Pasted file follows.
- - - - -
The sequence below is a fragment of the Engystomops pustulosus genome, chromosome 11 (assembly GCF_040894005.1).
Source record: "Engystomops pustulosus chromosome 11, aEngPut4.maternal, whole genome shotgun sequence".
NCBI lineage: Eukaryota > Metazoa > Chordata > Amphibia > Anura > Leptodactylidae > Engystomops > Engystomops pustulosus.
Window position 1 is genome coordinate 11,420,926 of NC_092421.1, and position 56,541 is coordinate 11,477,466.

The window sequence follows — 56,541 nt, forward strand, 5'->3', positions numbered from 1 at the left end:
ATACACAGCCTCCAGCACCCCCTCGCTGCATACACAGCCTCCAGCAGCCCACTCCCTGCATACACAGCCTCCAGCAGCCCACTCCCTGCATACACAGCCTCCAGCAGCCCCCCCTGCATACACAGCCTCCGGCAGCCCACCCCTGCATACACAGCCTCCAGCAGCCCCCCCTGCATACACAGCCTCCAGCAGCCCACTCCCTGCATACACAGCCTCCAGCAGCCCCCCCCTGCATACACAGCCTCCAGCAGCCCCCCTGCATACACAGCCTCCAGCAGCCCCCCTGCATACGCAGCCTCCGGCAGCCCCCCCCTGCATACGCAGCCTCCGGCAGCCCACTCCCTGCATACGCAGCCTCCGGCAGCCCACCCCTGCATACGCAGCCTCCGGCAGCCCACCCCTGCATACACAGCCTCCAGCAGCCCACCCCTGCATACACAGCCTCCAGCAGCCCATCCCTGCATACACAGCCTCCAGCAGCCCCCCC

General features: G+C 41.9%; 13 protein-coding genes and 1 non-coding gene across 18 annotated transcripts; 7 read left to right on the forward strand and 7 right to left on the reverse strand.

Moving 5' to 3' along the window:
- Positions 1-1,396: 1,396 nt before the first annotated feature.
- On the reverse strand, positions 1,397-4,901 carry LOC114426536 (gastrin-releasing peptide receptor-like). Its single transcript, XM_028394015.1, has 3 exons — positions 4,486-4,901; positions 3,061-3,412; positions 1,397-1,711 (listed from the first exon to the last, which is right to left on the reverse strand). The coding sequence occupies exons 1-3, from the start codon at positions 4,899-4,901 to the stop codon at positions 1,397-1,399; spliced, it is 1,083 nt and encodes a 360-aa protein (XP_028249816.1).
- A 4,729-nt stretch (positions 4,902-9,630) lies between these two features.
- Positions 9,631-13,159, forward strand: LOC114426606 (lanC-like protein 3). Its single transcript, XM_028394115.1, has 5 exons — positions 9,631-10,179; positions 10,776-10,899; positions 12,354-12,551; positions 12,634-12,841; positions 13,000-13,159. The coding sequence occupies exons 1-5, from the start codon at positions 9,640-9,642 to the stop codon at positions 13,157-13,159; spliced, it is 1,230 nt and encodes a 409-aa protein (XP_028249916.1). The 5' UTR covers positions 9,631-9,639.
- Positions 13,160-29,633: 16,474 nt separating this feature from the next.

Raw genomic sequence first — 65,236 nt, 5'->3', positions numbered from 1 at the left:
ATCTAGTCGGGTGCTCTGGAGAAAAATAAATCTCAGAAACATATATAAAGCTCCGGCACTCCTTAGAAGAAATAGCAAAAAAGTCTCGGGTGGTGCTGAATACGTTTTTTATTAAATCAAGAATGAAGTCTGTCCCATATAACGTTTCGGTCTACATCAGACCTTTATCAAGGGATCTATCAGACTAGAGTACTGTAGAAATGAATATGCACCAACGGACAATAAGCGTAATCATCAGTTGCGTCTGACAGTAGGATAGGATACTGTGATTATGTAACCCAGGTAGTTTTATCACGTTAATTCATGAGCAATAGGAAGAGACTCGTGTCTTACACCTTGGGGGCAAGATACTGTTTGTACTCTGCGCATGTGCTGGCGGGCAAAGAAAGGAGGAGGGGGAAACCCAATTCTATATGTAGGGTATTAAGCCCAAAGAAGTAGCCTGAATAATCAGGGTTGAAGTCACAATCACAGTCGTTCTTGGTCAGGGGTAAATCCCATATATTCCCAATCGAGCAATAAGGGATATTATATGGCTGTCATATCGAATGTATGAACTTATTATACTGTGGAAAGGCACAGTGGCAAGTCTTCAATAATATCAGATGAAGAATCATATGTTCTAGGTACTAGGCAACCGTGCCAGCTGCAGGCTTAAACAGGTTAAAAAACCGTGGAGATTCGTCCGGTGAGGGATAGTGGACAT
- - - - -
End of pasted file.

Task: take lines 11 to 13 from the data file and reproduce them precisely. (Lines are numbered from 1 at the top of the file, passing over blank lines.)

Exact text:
- A 4,729-nt stretch (positions 4,902-9,630) lies between these two features.
- Positions 9,631-13,159, forward strand: LOC114426606 (lanC-like protein 3). Its single transcript, XM_028394115.1, has 5 exons — positions 9,631-10,179; positions 10,776-10,899; positions 12,354-12,551; positions 12,634-12,841; positions 13,000-13,159. The coding sequence occupies exons 1-5, from the start codon at positions 9,640-9,642 to the stop codon at positions 13,157-13,159; spliced, it is 1,230 nt and encodes a 409-aa protein (XP_028249916.1). The 5' UTR covers positions 9,631-9,639.
- Positions 13,160-29,633: 16,474 nt separating this feature from the next.